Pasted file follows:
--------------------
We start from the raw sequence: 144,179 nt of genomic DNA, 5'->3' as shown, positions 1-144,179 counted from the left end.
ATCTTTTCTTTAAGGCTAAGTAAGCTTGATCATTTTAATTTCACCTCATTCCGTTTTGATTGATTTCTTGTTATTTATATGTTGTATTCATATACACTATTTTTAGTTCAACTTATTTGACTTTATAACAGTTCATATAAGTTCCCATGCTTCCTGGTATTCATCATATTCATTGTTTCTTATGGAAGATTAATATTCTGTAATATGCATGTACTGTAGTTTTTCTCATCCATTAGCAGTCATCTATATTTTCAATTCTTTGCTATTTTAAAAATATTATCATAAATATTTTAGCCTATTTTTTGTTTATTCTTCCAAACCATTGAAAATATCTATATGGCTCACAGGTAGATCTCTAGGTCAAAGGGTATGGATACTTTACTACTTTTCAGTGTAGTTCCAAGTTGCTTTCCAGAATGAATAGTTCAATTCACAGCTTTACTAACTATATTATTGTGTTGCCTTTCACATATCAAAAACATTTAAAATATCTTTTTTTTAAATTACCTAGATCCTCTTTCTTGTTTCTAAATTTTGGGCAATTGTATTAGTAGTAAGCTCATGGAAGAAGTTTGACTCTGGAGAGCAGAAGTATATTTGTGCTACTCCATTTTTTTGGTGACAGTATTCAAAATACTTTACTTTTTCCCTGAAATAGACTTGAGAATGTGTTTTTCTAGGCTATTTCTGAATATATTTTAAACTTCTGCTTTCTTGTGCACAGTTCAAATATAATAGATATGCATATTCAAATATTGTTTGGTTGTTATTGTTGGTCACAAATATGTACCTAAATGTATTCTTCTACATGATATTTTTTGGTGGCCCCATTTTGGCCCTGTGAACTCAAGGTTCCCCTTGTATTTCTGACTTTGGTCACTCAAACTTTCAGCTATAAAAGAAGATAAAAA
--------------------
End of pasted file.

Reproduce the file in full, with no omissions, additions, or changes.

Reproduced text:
We start from the raw sequence: 144,179 nt of genomic DNA, 5'->3' as shown, positions 1-144,179 counted from the left end.
ATCTTTTCTTTAAGGCTAAGTAAGCTTGATCATTTTAATTTCACCTCATTCCGTTTTGATTGATTTCTTGTTATTTATATGTTGTATTCATATACACTATTTTTAGTTCAACTTATTTGACTTTATAACAGTTCATATAAGTTCCCATGCTTCCTGGTATTCATCATATTCATTGTTTCTTATGGAAGATTAATATTCTGTAATATGCATGTACTGTAGTTTTTCTCATCCATTAGCAGTCATCTATATTTTCAATTCTTTGCTATTTTAAAAATATTATCATAAATATTTTAGCCTATTTTTTGTTTATTCTTCCAAACCATTGAAAATATCTATATGGCTCACAGGTAGATCTCTAGGTCAAAGGGTATGGATACTTTACTACTTTTCAGTGTAGTTCCAAGTTGCTTTCCAGAATGAATAGTTCAATTCACAGCTTTACTAACTATATTATTGTGTTGCCTTTCACATATCAAAAACATTTAAAATATCTTTTTTTTAAATTACCTAGATCCTCTTTCTTGTTTCTAAATTTTGGGCAATTGTATTAGTAGTAAGCTCATGGAAGAAGTTTGACTCTGGAGAGCAGAAGTATATTTGTGCTACTCCATTTTTTTGGTGACAGTATTCAAAATACTTTACTTTTTCCCTGAAATAGACTTGAGAATGTGTTTTTCTAGGCTATTTCTGAATATATTTTAAACTTCTGCTTTCTTGTGCACAGTTCAAATATAATAGATATGCATATTCAAATATTGTTTGGTTGTTATTGTTGGTCACAAATATGTACCTAAATGTATTCTTCTACATGATATTTTTTGGTGGCCCCATTTTGGCCCTGTGAACTCAAGGTTCCCCTTGTATTTCTGACTTTGGTCACTCAAACTTTCAGCTATAAAAGAAGATAAAAA